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Betsy Storm

I’m told my first word was cookie, but I’m betting it was, rather, a series of these six little blockbusters all strung together: Who? What? When? Where? Why? How?

My father was a crime reporter for the Philadelphia Bulletin, and I was a proud daddy’s girl. (Sorry, Mom, I’m sure that was really annoying for you.) I entered his world at age seven by learning to hunt and peck on the khaki-colored Olivetti manual typewriter that dominated my dad’s wood-paneled den. Whenever I was permitted, I accompanied my father to work at the newsroom of a building known as “The Roundhouse,” headquarters of the Philadelphia Police Department. While swinging my legs from a battered office chair and eating donuts, I listened and learned from the cadre of seasoned reporters that were my dad’s peers.

By age 12, I surmised I would become a writer. An extrovert, I loved talking to the adults in my small-town neighborhood where dogs still ran free and my sister and I captured fireflies on hot summer nights. I regularly visited with our neighbors, collecting accounts of family weddings, a husband’s business trip to Cleveland, and other “news.” The gift of truly listening — combined with a genuine curiosity and love of storytelling — foreshadowed a journalist in the making.

My writing career blossomed during journalism school at American University. I somehow fell into the plum role of rock and roll reviewer and interviewer for my college newspaper. As an intern for a major national news service, I published a dozen stories during my senior year. (Thank you, mentors.)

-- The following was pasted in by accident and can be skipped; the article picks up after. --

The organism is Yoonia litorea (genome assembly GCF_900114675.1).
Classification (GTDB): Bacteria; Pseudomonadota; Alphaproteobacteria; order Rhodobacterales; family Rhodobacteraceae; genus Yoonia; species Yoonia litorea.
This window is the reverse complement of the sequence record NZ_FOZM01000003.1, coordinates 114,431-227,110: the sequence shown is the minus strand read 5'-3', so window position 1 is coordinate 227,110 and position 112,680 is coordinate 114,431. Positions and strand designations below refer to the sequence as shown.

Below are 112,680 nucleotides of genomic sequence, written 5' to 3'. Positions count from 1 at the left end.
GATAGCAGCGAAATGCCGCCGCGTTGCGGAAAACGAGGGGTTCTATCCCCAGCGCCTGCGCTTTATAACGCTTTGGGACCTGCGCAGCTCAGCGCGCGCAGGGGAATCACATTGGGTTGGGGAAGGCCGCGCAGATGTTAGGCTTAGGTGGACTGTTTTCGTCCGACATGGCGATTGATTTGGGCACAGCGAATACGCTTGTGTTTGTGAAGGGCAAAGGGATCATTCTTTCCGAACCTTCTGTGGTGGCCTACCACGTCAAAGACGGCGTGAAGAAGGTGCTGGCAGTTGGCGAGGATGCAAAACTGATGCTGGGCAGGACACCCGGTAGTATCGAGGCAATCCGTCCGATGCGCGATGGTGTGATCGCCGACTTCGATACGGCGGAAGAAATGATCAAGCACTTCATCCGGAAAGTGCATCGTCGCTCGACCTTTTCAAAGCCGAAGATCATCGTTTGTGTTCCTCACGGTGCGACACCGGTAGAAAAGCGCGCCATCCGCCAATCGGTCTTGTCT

Post college, at age 22, I returned to Philly and became the junior member of a two-person staff for a jewelry trade magazine. By age 24, love of story, a strong work ethic, and respect for my craft fueled me into a position as managing editor of a New York City advertising magazine.

One shiny gem from my dad: “There are no small stories.” I believe this tenet fervently, particularly as it applies to the writing of family histories, personal biography and corporate histories. Everyone’s story matters, and each individual offers something valuable in telling that tale— the good, the bad, and (maybe) even the ugly. In a world where celebrity gossip seems to rule the day, it’s gratifying to share honest, sometimes gritty, stories about real people finding love, falling down, getting back up, winning the day, and overcoming the defeats of everyday life.

Poet John Mark Green has written, “Scrape away the rust from these jaded eyes
and let me see again the wild wonder of life; to know in joy and pain what a miracle it is to feel anything at all.” Is John Mark Green speaking to you? Perhaps.

What’s your story, and what’s the wisdom and wonder you want to pass on to those who love you — and perhaps to people who don’t even know you yet (think great-grandchildren)? It would be my privilege to curate your story with you in a spirit of collaboration, cultivation, and authenticity.